• Joni's father cleared off permanently when she was six years old, unwilling to take responsibility for her after her mother died. He only rarely gets in contact with Joni, usually to persuade her to get him free passes to music festivals she's playing at.
  • Disneyland Dad: Maggie thinks that Adrian tries to buy their daughter Phoebe's love with expensive gifts and that he doesn't know much about her on a personal level, such as her favourite songs and stories. Maggie, in contrast, doesn't have much money, but she's developed a close bond with her daughter by having fun with her and being there for her emotionally. Phoebe doesn't really enjoy going to her father's house - including being highly reluctant to spend a whole week there - and Maggie suspects Adrian just sticks Phoebe in front of the TV once he gets bored of engaging with her. The ending implies he's stepping up as a father more.
  • Disney Villain Death: Vilhelm is killed when Joni shoves him over the edge of Blafjell Mountain to protect her friends; unfortunately, he takes Joni with him.
  • Driven to Suicide: In her introductory chapter, Joni - who has struggled mentally for years - has some suicidal thoughts, which disturbs her. Later, she seriously considers jumping off the top of Blafjell Mountain because she's so filled with despair and self-loathing, but she ultimately doesn't go through with it.
  • Ensemble Cast: Liz, Helena, Maggie and Joni all get an equal amount of focus in the story, with the chapters alternating between which character's perspective is focused upon and all of them having important roles in the plot.
  • Et Tu, Brute?:
    • Liz is devastated and furious when she finds out Joni, her best friend since high school who she has continously defended no matter how bad she messes up, had slept with her husband and never intended to tell her until Liz directly confronts her. Liz is so angry she even briefly contemplates shoving Joni over a cliff edge; her anger towards her only lessens when Joni dies protecting the group from Vilhelm. Liz is consequently left with conflicted feelings towards her friend in the midst of her grief, as they were never able to fully address Joni's betrayal; Liz also feels guilty for wishing Joni dead, even if was only a temporary knee-jerk reaction.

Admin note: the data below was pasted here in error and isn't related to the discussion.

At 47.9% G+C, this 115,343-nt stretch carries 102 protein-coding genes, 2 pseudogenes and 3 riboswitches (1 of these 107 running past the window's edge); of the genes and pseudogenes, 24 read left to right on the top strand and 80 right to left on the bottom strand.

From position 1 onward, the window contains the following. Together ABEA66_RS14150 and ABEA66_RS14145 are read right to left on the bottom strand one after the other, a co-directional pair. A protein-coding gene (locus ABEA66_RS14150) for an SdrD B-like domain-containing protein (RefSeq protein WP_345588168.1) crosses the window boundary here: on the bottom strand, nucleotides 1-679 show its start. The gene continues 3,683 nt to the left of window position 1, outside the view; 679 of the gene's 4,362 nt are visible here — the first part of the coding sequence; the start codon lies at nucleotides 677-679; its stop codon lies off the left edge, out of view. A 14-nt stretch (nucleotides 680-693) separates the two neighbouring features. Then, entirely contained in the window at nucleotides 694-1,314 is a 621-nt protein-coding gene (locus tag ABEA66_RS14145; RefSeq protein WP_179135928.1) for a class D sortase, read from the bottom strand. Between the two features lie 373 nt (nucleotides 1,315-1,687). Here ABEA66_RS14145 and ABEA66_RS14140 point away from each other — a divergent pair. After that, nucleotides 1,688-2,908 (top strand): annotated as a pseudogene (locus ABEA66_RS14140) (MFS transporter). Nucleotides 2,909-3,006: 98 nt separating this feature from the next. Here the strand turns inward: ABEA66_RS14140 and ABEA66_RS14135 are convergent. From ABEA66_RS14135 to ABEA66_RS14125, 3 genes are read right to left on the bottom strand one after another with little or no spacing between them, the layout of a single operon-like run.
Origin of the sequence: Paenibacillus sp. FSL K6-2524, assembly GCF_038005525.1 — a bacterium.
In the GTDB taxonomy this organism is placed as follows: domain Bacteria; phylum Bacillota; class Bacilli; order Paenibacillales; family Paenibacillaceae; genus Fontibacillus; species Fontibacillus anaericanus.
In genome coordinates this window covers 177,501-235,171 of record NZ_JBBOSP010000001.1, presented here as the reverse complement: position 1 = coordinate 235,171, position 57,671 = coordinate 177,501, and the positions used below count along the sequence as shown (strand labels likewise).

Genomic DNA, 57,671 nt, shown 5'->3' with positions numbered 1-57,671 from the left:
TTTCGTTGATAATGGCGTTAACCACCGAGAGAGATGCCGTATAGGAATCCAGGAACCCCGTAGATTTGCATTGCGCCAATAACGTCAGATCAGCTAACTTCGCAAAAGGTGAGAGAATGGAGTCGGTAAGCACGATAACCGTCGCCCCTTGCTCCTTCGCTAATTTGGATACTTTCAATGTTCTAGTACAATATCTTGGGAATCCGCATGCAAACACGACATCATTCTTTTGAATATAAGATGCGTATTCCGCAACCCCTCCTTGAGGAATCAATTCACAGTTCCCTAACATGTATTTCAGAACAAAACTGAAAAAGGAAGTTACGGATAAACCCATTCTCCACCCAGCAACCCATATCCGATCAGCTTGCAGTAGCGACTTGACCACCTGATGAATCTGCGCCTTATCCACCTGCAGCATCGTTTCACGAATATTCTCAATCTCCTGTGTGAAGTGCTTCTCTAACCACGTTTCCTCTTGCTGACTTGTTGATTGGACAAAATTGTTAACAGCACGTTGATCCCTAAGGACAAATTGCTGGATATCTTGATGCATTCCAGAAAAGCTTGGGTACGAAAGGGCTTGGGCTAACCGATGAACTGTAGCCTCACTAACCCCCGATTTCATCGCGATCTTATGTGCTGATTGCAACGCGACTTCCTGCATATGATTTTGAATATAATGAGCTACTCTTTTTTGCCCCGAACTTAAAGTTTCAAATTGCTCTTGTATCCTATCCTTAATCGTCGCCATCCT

• Erik is extremely upset to learn that his own brother Leif has not only gotten involved in drug trafficking, but that he knew all along what had happened to Erik's girlfriend Karin, covered up her murder and allowed everyone in town to believe Erik was involved in her death (to cover up his drug crimes).
  • Extremely Short Timespan: With the exception of the epilogue (which is set around sixteen months later), the main plot takes place over the course of a week, with the bulk of the story taking place during an eventful four-day hike.
  • Face Death with Dignity: When Joni sees that Vilhelm is reaching for a knife, she shoves him over the edge of a cliff to protect her friends, as she's closest. Vilhelm grabs hold of her arm and pulls her over too. As she plunges to her death, Joni thinks that she knew the risk when she lunged for him and is quite calm and accepting; she closes her eyes and imagines she's stage-diving at one of her concerts, with adoring fans ready to catch her.
  • Fair-Weather Friend: Helena accuses Joni of being this type of friend, saying she's only there for them when they're all having a good time, but when things are tough she bails; although Maggie and Liz don't explicitly back-up Helena and they even defend some of Joni's actions, privately they admit Helena isn't completely wrong. Joni didn't come to visit Helena's mother - who treated her like a daughter growing up - when she knew she was dying, nor did she come to the funeral, and the only comfort she offered Helena was sending her flowers (which Helena suspects was handled by her PR agent). She also wasn't there to support Maggie when her marriage to Adrian broke down while she had a young daughter to look after. Joni does care about her friends and feels guilty when Helena lays into her about her failings as a friend; she just tends to be so caught up in her own problems she's oblivious to her friends' struggles, while also having a bad habit of dealing with problems by avoiding rather than facing them.